Smart City : Merchants vs. Bureaucrats


city:one 2017-11-16 10:00 Governance

We are surrounded every day by things that we know, that we can use and also with things that are new to us and that bring about change. We all react diff erently to change: for someof us, it brings joy, others don’t wish to accept it and it takes a while for them to get used to it. Smart cities, smart devices, smart projects, smart things are mostly bearers of change which most of us should not have related with the fact that we will have to get used to them somehow. Only a couple of passionate enthusiasts or complainers will head to a public offi ce or to the post offi ce gladly. But you can’t say the same about sites where business is happening. Each of us has our favorite shop, café or restaurant, where we have learned to use tools or perhaps rather objects for easier shopping and related payment. Each of us has a mobile phone or a contactless payment card (whether it’s a traditional plastic one, a payment sticker or a bracelet, watch or ring…).

: Why is there such a big diff erence between customer
experience in provision of services in the commercial and
private spheres?

We have a number of smart objects that simplify our daily lives: at home, at work, when traveling. It’s interesting to think about what we do and what we need. Very few of us leave the house to hunt and gather something to eat. When traveling to nature
(the outdoors), we likely don’t appreciate much technological gadgets. But we do have to get there somehow and we will likely use necessary services along the way. In today’s world, this means we will eat and drink, and also do some shopping.

: Why don’t we take advantage of what WE KNOW and
what we have on us every day?

Those of us who buy needed goods in stores and pay for them have strongly engrained purchasing behaviors. Merchants and banks have invested a lot of money to teach them to us. Why not use this in the state administration or in institutions or businesses that are connected to the government? Simple, quick purchases and payments determine our satisfaction.

In just a few short years, mobile phones and contactless payment cards have become “smart” objects that each of us own and use every day. A payment terminal is something that each of uses seve- ral times a day, but we don’t think about what it costs the merchant or how it works: we just beep and go. Today, it’s common in stores
to collect cash back, top off credit for calls on our phones, etc. We can do all this at the cash register with all merchants: simply and easily. We are accustomed to paying at vending machines or shopping kiosks: all of this by interacting with a small display. Payment cards, whether bank-issued or non-bank cards, off er many benefits. Bank-issued cards (Mastercard, Visa, etc.) aff ord today even more benefi ts and are commonly used for payment or reservation of goods, for services, for parking fees, for tickets to events, for public transport fares, etc. Instead of typing in complicated codes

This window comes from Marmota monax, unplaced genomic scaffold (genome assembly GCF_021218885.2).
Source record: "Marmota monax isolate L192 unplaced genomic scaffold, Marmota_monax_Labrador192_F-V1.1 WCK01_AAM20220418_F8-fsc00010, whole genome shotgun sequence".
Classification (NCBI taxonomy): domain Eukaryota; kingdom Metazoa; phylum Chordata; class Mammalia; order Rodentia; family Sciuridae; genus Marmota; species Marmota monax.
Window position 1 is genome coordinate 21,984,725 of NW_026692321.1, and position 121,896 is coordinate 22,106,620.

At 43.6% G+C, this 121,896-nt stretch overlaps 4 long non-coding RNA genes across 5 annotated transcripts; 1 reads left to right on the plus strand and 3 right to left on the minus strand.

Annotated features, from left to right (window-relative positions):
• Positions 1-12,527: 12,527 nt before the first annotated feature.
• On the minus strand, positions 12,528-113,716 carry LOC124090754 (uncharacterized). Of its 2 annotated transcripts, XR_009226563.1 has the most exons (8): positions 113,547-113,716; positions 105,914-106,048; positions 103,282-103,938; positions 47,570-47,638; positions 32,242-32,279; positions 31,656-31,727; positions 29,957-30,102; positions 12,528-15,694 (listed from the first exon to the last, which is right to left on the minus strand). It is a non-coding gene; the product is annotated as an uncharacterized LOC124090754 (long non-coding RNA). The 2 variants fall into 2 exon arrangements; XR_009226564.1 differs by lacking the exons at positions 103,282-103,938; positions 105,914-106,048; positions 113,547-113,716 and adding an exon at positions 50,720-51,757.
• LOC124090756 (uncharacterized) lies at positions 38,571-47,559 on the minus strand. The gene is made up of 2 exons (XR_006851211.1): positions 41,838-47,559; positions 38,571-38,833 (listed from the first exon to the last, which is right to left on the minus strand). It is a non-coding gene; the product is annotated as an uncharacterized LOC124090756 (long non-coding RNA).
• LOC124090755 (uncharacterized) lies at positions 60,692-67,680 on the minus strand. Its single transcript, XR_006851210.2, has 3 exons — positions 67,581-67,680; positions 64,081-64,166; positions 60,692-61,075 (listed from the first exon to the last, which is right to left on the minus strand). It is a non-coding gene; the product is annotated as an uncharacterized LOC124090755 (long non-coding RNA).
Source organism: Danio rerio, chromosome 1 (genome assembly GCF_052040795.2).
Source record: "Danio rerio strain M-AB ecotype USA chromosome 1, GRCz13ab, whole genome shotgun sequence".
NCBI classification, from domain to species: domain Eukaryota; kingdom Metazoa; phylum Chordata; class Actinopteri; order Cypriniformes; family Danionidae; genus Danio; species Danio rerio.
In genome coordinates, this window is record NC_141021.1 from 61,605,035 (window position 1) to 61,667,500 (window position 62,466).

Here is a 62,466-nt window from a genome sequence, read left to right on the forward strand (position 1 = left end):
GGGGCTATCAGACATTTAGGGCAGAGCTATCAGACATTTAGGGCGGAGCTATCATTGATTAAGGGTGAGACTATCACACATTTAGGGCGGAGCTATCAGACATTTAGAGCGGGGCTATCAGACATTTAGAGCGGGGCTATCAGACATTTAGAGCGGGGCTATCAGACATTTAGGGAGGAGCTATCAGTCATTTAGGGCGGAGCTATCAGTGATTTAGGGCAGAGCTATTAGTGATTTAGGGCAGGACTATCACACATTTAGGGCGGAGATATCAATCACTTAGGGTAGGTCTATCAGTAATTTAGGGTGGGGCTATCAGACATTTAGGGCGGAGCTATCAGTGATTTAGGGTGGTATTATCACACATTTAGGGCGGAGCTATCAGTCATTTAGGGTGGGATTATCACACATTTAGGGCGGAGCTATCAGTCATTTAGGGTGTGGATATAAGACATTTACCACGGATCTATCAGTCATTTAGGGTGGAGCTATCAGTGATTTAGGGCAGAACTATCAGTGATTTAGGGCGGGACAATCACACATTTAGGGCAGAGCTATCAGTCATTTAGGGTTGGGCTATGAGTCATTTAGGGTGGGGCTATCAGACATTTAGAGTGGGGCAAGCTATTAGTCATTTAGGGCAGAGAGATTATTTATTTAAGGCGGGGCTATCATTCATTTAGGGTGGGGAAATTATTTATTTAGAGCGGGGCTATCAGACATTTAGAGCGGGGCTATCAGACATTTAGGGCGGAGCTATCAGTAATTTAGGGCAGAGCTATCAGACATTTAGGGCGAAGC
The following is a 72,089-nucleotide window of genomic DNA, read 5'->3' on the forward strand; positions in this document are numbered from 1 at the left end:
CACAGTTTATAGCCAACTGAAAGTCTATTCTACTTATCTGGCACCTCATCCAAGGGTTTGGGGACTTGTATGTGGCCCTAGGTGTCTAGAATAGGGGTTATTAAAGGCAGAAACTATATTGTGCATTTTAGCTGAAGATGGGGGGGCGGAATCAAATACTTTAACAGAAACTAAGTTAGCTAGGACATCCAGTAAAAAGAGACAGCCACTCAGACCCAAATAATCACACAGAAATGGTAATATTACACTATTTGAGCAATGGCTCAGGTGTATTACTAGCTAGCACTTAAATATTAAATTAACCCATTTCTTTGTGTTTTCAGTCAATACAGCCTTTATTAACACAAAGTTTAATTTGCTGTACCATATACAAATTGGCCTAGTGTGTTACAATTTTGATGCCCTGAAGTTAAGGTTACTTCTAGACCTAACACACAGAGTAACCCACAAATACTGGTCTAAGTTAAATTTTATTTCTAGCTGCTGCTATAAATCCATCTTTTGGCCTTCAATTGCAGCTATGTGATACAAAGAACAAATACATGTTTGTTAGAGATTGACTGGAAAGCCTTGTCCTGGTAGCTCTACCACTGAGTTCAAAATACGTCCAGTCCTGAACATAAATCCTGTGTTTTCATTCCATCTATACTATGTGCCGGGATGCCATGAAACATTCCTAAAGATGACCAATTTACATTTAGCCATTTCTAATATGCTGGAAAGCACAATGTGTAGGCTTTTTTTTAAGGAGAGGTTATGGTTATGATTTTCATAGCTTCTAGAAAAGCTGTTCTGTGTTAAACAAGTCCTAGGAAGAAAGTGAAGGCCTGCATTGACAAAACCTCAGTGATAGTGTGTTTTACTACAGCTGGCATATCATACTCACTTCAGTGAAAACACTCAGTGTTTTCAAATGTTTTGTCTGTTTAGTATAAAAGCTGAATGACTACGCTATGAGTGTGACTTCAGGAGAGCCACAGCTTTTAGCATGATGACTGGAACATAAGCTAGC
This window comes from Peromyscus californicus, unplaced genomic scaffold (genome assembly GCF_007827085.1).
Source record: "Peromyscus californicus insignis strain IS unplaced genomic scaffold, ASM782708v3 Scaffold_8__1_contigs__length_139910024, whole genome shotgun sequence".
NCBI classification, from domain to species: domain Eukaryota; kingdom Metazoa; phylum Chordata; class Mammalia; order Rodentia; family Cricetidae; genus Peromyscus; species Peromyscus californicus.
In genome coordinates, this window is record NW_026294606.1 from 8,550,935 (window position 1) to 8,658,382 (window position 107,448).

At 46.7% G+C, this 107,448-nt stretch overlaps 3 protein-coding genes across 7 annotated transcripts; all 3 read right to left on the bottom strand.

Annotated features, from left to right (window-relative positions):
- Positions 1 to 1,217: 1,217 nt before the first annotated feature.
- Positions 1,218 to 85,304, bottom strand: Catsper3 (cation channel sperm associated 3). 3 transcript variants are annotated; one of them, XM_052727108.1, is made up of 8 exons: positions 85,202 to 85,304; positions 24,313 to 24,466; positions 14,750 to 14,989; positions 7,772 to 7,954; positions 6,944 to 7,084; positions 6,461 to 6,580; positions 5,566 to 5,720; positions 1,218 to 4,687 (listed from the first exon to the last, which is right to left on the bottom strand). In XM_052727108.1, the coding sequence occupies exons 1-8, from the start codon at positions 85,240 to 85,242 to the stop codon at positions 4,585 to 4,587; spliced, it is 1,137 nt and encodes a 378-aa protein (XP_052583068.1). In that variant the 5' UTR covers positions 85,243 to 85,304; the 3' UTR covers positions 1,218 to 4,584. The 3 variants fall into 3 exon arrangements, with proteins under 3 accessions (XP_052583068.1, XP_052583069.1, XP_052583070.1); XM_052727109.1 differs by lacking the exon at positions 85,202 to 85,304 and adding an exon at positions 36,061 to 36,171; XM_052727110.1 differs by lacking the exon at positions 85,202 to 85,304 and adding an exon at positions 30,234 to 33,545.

or sharing information, micropayments allow us to purchase something easily. Barriers have disappeared and Central Europeans have come very quickly to like this type of payment. You just need the BEEP and everything is sorted.

: What if we used these simple skills in other areas of
our everyday lives?

Imagine a restaurant where you use a small screen to order, along with your colleagues, a lunch from the weekly menu. Or you order a beer: small, of course…? After a short while, the waiter, ideally with a smile, brings you your order. You want to pay? So you and your colleagues simply pick what you had, click on it, let the card beep and then leave. I think that not only you, but the waiter as well, will be glad. No one really likes the phrase “Could you split the bill for us?”

Or what happens whenI visit a bank branch and, at the door, there is a terminal similar to the one in the restaurant. I just click that I want to visit the cashier’s window and I get a ticket. I think that banks and other operations can save a lot of money using dedicated check-in systems.

What if I go to an exhibition and all I have to do is reserve a ticket and select card payment. On site, I don’t do a thing. I just show up with my card, press it to the terminal, let it beep and the tourniquet lets me in.

And what happens when this world we dream about, one without unnecessary bureaucracy where I as a citizen don’t have to shake my head and say “good grief, if I can do this as the bakery, why can’t I do it at the public office...” becomes reality?

Časopis city:one

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